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In gratitude to Gail Walton

| Tuesday, March 2, 2010

I was among those who were deeply saddened to receive word of the death of Dr. Gail Walton on Wednesday. I only know a small fraction of the students who had worked with Gail during her many years as director of music at the Basilica of the Sacred Heart, but in the wake of her passing, all have expressed remarkable sentiments of gratitude. She was a trusted mentor, who helped instill lifelong passions for choral music. Some tell me they are indebted to her for their entire professional careers in Church music, and still others affirm that Gail played a key role in their decisions to enter the Catholic Church, by her example of faith and by her devotion to beauty and reverence in sacred music.
For my own part, I will be eternally grateful to Gail for providing me an opportunity to appreciate the grandeur and breadth of the Church’s living liturgical tradition. When I first came to Notre Dame, I had never experienced time-honored hymnody, the use of the pipe organ, choral masterpieces or Gregorian chant at Mass before. She fostered a repertoire and culture of prayer that broadened my perspective and shaped my love for the Mass. I was also blessed to get to know Gail better in recent years. On a personal level, Gail helped my wife, a Liturgical Choir alumna, and me to prepare our wedding music at the Basilica. And at a professional level, I found Gail always open to service of the Church, both within and beyond the campus of Notre Dame.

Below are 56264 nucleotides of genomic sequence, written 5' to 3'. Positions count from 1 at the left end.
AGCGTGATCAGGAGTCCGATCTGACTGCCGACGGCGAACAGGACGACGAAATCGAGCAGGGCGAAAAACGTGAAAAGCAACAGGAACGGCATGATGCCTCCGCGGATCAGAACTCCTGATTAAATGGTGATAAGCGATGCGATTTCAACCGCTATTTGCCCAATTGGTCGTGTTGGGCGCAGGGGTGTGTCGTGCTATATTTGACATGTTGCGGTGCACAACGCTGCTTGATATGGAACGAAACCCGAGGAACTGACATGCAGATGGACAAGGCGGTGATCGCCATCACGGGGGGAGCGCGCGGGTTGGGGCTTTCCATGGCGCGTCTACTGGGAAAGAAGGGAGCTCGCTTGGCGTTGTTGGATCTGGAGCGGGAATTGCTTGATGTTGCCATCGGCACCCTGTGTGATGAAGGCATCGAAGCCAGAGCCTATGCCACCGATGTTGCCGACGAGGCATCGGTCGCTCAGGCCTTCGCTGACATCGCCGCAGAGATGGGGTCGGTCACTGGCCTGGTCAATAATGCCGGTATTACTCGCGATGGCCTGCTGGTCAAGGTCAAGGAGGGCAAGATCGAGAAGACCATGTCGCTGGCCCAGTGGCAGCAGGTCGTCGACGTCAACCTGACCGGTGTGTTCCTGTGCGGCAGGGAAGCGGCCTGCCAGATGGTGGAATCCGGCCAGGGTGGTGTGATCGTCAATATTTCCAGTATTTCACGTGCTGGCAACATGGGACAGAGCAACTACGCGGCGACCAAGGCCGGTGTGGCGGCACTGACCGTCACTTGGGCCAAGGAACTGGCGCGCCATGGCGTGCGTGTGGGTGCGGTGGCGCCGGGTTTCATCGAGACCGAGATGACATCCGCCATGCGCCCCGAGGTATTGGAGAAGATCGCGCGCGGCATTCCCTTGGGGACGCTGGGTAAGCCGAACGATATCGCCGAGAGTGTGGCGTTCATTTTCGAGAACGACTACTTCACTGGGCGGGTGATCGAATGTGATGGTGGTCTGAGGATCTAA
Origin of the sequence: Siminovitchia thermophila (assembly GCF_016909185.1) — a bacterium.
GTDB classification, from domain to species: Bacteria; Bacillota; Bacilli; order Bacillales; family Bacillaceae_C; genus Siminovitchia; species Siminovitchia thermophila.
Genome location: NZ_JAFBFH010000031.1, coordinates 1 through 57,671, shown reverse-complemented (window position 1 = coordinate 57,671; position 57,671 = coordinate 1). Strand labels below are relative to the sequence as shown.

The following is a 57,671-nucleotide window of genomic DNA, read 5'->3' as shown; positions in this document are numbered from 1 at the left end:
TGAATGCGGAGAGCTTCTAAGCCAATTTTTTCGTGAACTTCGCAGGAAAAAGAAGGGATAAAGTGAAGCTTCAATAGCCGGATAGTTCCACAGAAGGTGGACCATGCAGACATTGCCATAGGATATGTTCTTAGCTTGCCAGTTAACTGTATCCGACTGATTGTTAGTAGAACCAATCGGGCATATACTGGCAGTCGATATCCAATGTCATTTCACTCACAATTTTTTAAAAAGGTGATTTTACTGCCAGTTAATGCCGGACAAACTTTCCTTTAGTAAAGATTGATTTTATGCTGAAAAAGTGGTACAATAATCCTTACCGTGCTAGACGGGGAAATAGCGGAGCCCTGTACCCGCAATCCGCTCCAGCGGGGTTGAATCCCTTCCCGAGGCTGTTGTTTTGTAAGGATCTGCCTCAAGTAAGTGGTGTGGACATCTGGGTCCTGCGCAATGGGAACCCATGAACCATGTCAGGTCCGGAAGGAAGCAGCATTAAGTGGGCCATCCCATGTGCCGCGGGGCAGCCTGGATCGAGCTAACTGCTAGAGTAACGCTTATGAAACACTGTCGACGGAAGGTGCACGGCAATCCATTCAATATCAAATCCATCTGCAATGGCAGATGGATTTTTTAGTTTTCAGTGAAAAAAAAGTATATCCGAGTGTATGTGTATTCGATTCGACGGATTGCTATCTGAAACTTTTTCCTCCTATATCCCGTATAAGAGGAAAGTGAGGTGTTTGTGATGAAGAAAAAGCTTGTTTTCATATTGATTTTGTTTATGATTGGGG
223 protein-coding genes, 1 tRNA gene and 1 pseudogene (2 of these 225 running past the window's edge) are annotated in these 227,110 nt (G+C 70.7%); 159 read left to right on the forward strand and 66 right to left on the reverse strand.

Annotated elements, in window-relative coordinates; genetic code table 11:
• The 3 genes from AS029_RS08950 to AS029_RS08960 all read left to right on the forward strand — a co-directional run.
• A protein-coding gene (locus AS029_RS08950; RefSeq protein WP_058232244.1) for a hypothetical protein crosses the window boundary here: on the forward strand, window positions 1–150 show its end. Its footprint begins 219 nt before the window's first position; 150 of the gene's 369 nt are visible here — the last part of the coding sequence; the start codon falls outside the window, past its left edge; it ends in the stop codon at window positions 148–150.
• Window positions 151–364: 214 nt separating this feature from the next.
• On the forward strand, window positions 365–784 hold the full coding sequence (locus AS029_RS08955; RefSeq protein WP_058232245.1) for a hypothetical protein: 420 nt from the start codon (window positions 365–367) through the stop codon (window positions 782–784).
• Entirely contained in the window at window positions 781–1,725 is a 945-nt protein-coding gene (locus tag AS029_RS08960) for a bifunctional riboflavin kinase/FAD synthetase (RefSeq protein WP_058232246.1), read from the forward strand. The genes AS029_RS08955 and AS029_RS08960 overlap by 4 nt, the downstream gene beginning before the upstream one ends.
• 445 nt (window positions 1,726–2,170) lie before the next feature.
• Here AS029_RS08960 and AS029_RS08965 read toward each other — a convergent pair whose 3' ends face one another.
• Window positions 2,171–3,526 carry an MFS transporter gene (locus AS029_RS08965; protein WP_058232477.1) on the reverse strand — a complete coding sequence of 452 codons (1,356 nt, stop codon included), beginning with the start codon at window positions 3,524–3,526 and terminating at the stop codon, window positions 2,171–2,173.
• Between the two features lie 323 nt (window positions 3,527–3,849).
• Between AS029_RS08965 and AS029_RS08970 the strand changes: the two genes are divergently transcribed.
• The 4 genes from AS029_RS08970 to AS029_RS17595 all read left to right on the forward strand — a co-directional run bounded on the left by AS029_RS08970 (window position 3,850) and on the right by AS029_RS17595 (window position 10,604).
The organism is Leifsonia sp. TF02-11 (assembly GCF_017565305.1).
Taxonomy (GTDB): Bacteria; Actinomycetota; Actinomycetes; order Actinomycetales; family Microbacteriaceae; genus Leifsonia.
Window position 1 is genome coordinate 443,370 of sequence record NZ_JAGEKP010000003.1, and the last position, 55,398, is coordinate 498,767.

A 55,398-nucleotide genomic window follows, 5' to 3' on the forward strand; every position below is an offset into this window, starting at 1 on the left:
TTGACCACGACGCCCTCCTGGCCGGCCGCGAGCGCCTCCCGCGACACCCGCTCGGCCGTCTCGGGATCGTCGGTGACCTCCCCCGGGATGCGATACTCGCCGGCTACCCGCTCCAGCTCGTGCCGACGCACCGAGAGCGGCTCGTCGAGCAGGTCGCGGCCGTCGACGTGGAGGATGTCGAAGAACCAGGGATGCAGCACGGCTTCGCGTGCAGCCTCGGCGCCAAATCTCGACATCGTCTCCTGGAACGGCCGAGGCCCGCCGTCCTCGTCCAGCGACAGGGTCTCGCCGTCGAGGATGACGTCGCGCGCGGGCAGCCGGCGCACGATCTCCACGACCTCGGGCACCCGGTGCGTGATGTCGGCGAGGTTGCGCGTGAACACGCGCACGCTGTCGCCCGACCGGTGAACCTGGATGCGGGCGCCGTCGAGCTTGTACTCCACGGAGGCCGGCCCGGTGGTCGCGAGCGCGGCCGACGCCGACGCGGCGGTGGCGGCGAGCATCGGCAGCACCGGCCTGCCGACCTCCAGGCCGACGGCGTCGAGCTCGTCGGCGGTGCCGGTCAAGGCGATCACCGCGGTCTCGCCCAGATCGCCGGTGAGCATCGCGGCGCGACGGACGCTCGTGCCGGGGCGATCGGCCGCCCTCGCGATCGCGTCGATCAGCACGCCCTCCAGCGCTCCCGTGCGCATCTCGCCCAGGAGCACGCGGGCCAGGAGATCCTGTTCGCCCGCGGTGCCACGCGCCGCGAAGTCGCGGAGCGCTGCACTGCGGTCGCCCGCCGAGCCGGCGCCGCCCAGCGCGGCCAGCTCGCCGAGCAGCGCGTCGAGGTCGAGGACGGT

The last month has seen the University of Notre Dame suffer the loss of two great figures in her Catholic heritage. First, the death of Dr. Ralph McInerny, and now the passing of Dr. Walton. The former devoted his prolific academic career to the integrity of the Catholic intellectual and literary tradition. Gail’s influence came in subtle form, through her commitment to the evangelizing power of the Church’s artistic treasury. In liturgical studies, we are taught that the manner in which we pray lays the foundation for what we believe. Gail Walton may not have realized during her earthly life how catechetical her work was, but I suspect it has helped many to encounter the Divine in a profound way.
May her legacy live on, and may she rest in peace amidst the communion of Saints and the choirs of Angels.

Brian MacMichael
class of 2004
MTS, class of 2006
March 2